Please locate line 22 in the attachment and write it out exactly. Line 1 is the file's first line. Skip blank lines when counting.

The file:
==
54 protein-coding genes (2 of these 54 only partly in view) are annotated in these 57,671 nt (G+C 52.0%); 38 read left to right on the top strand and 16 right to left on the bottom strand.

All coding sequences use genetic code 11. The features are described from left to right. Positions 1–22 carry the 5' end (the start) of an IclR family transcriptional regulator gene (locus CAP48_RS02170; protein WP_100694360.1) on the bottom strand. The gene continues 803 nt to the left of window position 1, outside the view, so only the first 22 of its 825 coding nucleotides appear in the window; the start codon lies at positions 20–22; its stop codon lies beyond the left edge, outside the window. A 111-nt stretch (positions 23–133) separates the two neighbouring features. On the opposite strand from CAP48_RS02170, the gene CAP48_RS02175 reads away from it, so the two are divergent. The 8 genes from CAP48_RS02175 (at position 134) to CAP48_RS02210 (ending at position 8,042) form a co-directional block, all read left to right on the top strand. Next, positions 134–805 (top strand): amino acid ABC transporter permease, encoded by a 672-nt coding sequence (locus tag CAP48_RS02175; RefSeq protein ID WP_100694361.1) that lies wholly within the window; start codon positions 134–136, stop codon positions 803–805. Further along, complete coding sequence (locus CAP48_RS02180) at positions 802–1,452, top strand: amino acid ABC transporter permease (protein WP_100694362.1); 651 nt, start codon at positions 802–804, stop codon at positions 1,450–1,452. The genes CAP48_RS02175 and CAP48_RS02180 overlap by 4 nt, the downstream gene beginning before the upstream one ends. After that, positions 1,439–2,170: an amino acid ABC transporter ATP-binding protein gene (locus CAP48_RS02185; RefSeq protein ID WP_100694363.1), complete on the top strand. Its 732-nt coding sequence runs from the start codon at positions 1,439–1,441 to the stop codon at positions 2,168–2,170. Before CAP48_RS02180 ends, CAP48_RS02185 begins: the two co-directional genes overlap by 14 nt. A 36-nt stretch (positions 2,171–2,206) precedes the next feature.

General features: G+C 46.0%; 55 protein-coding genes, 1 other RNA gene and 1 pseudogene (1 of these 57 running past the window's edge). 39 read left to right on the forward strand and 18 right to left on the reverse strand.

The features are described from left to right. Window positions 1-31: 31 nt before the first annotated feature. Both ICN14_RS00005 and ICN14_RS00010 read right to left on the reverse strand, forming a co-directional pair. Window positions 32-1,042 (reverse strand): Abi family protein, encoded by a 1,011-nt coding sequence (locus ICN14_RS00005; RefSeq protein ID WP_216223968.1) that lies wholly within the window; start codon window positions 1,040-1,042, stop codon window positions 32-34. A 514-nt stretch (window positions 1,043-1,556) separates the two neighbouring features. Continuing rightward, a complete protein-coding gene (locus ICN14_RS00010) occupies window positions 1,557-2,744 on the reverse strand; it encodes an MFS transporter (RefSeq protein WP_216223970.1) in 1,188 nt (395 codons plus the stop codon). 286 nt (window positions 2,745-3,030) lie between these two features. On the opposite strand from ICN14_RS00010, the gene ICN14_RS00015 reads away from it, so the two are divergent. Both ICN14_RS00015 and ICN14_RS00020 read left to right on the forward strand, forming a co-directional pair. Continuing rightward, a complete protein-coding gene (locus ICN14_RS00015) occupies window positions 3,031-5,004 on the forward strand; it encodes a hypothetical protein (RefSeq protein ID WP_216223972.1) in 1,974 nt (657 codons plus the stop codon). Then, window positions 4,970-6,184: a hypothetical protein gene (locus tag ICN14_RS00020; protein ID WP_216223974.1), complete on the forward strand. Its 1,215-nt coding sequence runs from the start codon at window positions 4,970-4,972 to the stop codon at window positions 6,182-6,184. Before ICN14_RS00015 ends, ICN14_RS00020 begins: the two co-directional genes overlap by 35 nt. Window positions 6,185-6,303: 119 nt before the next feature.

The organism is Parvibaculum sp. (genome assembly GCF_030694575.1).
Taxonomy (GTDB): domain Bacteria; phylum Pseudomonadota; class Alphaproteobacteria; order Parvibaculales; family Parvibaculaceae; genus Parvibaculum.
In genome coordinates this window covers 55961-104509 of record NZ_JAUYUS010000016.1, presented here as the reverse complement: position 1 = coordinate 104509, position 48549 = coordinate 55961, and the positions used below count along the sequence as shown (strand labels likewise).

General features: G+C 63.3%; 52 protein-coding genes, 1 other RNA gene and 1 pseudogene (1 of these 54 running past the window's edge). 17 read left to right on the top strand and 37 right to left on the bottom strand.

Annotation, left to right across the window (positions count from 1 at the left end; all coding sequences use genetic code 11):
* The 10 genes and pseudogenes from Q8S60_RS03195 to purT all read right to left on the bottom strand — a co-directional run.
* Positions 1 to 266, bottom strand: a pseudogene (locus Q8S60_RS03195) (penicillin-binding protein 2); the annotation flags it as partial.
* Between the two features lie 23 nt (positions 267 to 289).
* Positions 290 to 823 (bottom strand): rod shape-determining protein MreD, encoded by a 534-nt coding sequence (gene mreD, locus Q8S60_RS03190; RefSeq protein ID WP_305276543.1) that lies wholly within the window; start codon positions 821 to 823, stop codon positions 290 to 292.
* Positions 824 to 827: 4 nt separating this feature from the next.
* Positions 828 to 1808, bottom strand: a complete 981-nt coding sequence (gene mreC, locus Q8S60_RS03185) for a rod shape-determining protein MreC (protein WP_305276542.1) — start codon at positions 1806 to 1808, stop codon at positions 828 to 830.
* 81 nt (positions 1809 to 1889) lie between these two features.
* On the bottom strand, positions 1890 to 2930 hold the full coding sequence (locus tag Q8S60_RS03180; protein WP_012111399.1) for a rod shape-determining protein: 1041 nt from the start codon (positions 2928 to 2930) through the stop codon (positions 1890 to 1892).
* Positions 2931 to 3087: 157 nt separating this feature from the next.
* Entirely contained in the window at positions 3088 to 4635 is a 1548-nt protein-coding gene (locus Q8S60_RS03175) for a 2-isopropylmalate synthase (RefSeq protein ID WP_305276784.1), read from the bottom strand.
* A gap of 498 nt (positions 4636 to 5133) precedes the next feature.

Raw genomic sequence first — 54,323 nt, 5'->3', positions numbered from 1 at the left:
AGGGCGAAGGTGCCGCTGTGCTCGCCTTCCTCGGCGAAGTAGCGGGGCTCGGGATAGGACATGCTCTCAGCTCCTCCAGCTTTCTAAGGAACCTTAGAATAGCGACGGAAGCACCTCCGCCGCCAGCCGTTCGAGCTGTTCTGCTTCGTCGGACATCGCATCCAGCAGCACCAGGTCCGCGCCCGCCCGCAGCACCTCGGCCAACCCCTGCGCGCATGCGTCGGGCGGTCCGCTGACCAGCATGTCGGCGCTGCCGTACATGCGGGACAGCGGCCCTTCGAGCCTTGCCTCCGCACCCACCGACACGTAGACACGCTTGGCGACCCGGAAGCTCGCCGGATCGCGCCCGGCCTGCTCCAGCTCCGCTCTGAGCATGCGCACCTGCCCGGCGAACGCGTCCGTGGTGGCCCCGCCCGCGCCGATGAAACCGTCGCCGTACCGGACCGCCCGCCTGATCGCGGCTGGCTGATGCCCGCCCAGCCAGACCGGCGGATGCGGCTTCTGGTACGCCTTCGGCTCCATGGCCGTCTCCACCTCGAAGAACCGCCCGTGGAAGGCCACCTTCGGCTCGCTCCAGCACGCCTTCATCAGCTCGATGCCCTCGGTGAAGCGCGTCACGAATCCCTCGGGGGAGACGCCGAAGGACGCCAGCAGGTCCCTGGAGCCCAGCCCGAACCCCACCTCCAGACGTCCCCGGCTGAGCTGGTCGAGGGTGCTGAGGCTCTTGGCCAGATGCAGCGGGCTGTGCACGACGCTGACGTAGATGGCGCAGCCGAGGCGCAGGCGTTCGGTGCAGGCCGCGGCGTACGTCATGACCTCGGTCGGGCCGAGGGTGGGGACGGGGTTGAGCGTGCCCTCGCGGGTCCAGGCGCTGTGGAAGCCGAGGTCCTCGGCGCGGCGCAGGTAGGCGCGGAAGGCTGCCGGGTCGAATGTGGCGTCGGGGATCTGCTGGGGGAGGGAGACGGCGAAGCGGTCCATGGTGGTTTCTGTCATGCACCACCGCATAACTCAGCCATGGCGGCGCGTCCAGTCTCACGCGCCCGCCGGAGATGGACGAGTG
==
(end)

AGGGCGAAGGTGCCGCTGTGCTCGCCTTCCTCGGCGAAGTAGCGGGGCTCGGGATAGGACATGCTCTCAGCTCCTCCAGCTTTCTAAGGAACCTTAGAATAGCGACGGAAGCACCTCCGCCGCCAGCCGTTCGAGCTGTTCTGCTTCGTCGGACATCGCATCCAGCAGCACCAGGTCCGCGCCCGCCCGCAGCACCTCGGCCAACCCCTGCGCGCATGCGTCGGGCGGTCCGCTGACCAGCATGTCGGCGCTGCCGTACATGCGGGACAGCGGCCCTTCGAGCCTTGCCTCCGCACCCACCGACACGTAGACACGCTTGGCGACCCGGAAGCTCGCCGGATCGCGCCCGGCCTGCTCCAGCTCCGCTCTGAGCATGCGCACCTGCCCGGCGAACGCGTCCGTGGTGGCCCCGCCCGCGCCGATGAAACCGTCGCCGTACCGGACCGCCCGCCTGATCGCGGCTGGCTGATGCCCGCCCAGCCAGACCGGCGGATGCGGCTTCTGGTACGCCTTCGGCTCCATGGCCGTCTCCACCTCGAAGAACCGCCCGTGGAAGGCCACCTTCGGCTCGCTCCAGCACGCCTTCATCAGCTCGATGCCCTCGGTGAAGCGCGTCACGAATCCCTCGGGGGAGACGCCGAAGGACGCCAGCAGGTCCCTGGAGCCCAGCCCGAACCCCACCTCCAGACGTCCCCGGCTGAGCTGGTCGAGGGTGCTGAGGCTCTTGGCCAGATGCAGCGGGCTGTGCACGACGCTGACGTAGATGGCGCAGCCGAGGCGCAGGCGTTCGGTGCAGGCCGCGGCGTACGTCATGACCTCGGTCGGGCCGAGGGTGGGGACGGGGTTGAGCGTGCCCTCGCGGGTCCAGGCGCTGTGGAAGCCGAGGTCCTCGGCGCGGCGCAGGTAGGCGCGGAAGGCTGCCGGGTCGAATGTGGCGTCGGGGATCTGCTGGGGGAGGGAGACGGCGAAGCGGTCCATGGTGGTTTCTGTCATGCACCACCGCATAACTCAGCCATGGCGGCGCGTCCAGTCTCACGCGCCCGCCGGAGATGGACGAGTG